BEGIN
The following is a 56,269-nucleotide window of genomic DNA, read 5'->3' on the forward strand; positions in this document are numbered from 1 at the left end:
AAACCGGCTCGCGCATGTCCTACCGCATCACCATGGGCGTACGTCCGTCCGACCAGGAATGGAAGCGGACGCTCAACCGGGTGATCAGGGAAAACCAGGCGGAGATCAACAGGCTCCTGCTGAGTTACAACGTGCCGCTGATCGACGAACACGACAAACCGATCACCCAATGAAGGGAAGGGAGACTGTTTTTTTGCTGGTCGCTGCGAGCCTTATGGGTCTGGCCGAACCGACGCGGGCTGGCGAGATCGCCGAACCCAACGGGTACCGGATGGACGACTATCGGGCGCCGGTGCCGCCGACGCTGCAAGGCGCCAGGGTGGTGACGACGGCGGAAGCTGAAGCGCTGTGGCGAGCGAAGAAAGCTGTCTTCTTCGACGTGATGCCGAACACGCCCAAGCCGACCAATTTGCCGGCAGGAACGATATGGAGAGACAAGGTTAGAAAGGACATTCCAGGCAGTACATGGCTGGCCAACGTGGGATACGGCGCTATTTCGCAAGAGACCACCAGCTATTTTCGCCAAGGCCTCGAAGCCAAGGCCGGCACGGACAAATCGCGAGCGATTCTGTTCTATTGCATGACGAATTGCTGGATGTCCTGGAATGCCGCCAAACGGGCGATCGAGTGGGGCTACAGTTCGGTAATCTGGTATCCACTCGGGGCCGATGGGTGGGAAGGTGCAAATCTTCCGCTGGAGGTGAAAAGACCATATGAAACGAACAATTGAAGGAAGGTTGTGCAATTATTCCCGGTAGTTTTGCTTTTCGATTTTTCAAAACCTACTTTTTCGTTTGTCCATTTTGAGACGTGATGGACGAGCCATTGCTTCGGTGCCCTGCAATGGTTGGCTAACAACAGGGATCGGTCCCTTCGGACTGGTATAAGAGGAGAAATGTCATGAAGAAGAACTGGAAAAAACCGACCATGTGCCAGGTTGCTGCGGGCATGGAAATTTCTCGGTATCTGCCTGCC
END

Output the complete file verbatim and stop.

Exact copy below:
The following is a 56,269-nucleotide window of genomic DNA, read 5'->3' on the forward strand; positions in this document are numbered from 1 at the left end:
AAACCGGCTCGCGCATGTCCTACCGCATCACCATGGGCGTACGTCCGTCCGACCAGGAATGGAAGCGGACGCTCAACCGGGTGATCAGGGAAAACCAGGCGGAGATCAACAGGCTCCTGCTGAGTTACAACGTGCCGCTGATCGACGAACACGACAAACCGATCACCCAATGAAGGGAAGGGAGACTGTTTTTTTGCTGGTCGCTGCGAGCCTTATGGGTCTGGCCGAACCGACGCGGGCTGGCGAGATCGCCGAACCCAACGGGTACCGGATGGACGACTATCGGGCGCCGGTGCCGCCGACGCTGCAAGGCGCCAGGGTGGTGACGACGGCGGAAGCTGAAGCGCTGTGGCGAGCGAAGAAAGCTGTCTTCTTCGACGTGATGCCGAACACGCCCAAGCCGACCAATTTGCCGGCAGGAACGATATGGAGAGACAAGGTTAGAAAGGACATTCCAGGCAGTACATGGCTGGCCAACGTGGGATACGGCGCTATTTCGCAAGAGACCACCAGCTATTTTCGCCAAGGCCTCGAAGCCAAGGCCGGCACGGACAAATCGCGAGCGATTCTGTTCTATTGCATGACGAATTGCTGGATGTCCTGGAATGCCGCCAAACGGGCGATCGAGTGGGGCTACAGTTCGGTAATCTGGTATCCACTCGGGGCCGATGGGTGGGAAGGTGCAAATCTTCCGCTGGAGGTGAAAAGACCATATGAAACGAACAATTGAAGGAAGGTTGTGCAATTATTCCCGGTAGTTTTGCTTTTCGATTTTTCAAAACCTACTTTTTCGTTTGTCCATTTTGAGACGTGATGGACGAGCCATTGCTTCGGTGCCCTGCAATGGTTGGCTAACAACAGGGATCGGTCCCTTCGGACTGGTATAAGAGGAGAAATGTCATGAAGAAGAACTGGAAAAAACCGACCATGTGCCAGGTTGCTGCGGGCATGGAAATTTCTCGGTATCTGCCTGCC